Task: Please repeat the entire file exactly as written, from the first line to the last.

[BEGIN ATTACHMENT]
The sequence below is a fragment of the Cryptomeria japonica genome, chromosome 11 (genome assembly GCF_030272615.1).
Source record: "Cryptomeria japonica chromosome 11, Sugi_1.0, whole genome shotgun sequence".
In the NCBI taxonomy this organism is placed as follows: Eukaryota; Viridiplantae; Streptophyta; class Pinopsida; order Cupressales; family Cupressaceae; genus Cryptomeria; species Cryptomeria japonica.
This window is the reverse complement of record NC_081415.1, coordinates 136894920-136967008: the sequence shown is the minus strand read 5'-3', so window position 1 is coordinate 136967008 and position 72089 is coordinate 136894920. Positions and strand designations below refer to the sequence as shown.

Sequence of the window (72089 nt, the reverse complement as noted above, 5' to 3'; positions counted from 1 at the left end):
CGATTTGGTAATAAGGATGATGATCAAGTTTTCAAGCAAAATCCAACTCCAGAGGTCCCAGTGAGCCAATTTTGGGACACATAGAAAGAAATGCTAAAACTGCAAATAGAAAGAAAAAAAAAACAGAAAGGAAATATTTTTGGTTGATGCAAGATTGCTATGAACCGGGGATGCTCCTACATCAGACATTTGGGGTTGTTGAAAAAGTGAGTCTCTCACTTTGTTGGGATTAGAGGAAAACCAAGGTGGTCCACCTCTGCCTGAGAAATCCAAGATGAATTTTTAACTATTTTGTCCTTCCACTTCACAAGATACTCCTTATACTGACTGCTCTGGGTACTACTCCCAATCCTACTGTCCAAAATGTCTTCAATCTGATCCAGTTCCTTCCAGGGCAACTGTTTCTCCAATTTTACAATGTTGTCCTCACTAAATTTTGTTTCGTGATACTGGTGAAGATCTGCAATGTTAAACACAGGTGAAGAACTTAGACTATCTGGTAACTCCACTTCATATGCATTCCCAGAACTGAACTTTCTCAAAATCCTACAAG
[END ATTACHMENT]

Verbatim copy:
The sequence below is a fragment of the Cryptomeria japonica genome, chromosome 11 (genome assembly GCF_030272615.1).
Source record: "Cryptomeria japonica chromosome 11, Sugi_1.0, whole genome shotgun sequence".
In the NCBI taxonomy this organism is placed as follows: Eukaryota; Viridiplantae; Streptophyta; class Pinopsida; order Cupressales; family Cupressaceae; genus Cryptomeria; species Cryptomeria japonica.
This window is the reverse complement of record NC_081415.1, coordinates 136894920-136967008: the sequence shown is the minus strand read 5'-3', so window position 1 is coordinate 136967008 and position 72089 is coordinate 136894920. Positions and strand designations below refer to the sequence as shown.

Sequence of the window (72089 nt, the reverse complement as noted above, 5' to 3'; positions counted from 1 at the left end):
CGATTTGGTAATAAGGATGATGATCAAGTTTTCAAGCAAAATCCAACTCCAGAGGTCCCAGTGAGCCAATTTTGGGACACATAGAAAGAAATGCTAAAACTGCAAATAGAAAGAAAAAAAAAACAGAAAGGAAATATTTTTGGTTGATGCAAGATTGCTATGAACCGGGGATGCTCCTACATCAGACATTTGGGGTTGTTGAAAAAGTGAGTCTCTCACTTTGTTGGGATTAGAGGAAAACCAAGGTGGTCCACCTCTGCCTGAGAAATCCAAGATGAATTTTTAACTATTTTGTCCTTCCACTTCACAAGATACTCCTTATACTGACTGCTCTGGGTACTACTCCCAATCCTACTGTCCAAAATGTCTTCAATCTGATCCAGTTCCTTCCAGGGCAACTGTTTCTCCAATTTTACAATGTTGTCCTCACTAAATTTTGTTTCGTGATACTGGTGAAGATCTGCAATGTTAAACACAGGTGAAGAACTTAGACTATCTGGTAACTCCACTTCATATGCATTCCCAGAACTGAACTTTCTCAAAATCCTACAAG